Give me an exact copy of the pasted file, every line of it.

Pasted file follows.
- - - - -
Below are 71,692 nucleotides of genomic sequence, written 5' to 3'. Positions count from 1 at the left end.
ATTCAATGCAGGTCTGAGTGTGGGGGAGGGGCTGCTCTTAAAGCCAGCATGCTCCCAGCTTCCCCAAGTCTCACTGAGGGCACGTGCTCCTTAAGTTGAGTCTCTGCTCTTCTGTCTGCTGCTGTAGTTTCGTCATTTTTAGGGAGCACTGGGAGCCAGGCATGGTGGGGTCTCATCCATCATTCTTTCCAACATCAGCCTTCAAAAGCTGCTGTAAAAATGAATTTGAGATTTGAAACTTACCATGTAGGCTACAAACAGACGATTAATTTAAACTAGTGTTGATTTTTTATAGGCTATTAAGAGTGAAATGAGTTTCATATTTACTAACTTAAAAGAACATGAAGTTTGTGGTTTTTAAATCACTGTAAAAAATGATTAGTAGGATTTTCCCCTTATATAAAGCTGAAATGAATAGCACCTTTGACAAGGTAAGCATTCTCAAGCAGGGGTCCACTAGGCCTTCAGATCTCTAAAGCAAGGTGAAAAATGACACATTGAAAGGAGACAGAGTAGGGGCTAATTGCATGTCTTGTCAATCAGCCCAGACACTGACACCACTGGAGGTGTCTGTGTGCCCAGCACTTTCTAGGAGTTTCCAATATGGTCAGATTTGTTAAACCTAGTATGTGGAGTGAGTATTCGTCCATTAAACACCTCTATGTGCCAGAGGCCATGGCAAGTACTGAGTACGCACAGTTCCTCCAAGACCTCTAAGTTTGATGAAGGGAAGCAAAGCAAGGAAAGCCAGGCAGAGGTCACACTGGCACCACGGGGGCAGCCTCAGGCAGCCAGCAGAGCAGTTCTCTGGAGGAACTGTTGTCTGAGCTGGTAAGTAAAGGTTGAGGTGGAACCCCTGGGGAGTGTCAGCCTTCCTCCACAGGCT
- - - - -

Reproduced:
Below are 71,692 nucleotides of genomic sequence, written 5' to 3'. Positions count from 1 at the left end.
ATTCAATGCAGGTCTGAGTGTGGGGGAGGGGCTGCTCTTAAAGCCAGCATGCTCCCAGCTTCCCCAAGTCTCACTGAGGGCACGTGCTCCTTAAGTTGAGTCTCTGCTCTTCTGTCTGCTGCTGTAGTTTCGTCATTTTTAGGGAGCACTGGGAGCCAGGCATGGTGGGGTCTCATCCATCATTCTTTCCAACATCAGCCTTCAAAAGCTGCTGTAAAAATGAATTTGAGATTTGAAACTTACCATGTAGGCTACAAACAGACGATTAATTTAAACTAGTGTTGATTTTTTATAGGCTATTAAGAGTGAAATGAGTTTCATATTTACTAACTTAAAAGAACATGAAGTTTGTGGTTTTTAAATCACTGTAAAAAATGATTAGTAGGATTTTCCCCTTATATAAAGCTGAAATGAATAGCACCTTTGACAAGGTAAGCATTCTCAAGCAGGGGTCCACTAGGCCTTCAGATCTCTAAAGCAAGGTGAAAAATGACACATTGAAAGGAGACAGAGTAGGGGCTAATTGCATGTCTTGTCAATCAGCCCAGACACTGACACCACTGGAGGTGTCTGTGTGCCCAGCACTTTCTAGGAGTTTCCAATATGGTCAGATTTGTTAAACCTAGTATGTGGAGTGAGTATTCGTCCATTAAACACCTCTATGTGCCAGAGGCCATGGCAAGTACTGAGTACGCACAGTTCCTCCAAGACCTCTAAGTTTGATGAAGGGAAGCAAAGCAAGGAAAGCCAGGCAGAGGTCACACTGGCACCACGGGGGCAGCCTCAGGCAGCCAGCAGAGCAGTTCTCTGGAGGAACTGTTGTCTGAGCTGGTAAGTAAAGGTTGAGGTGGAACCCCTGGGGAGTGTCAGCCTTCCTCCACAGGCT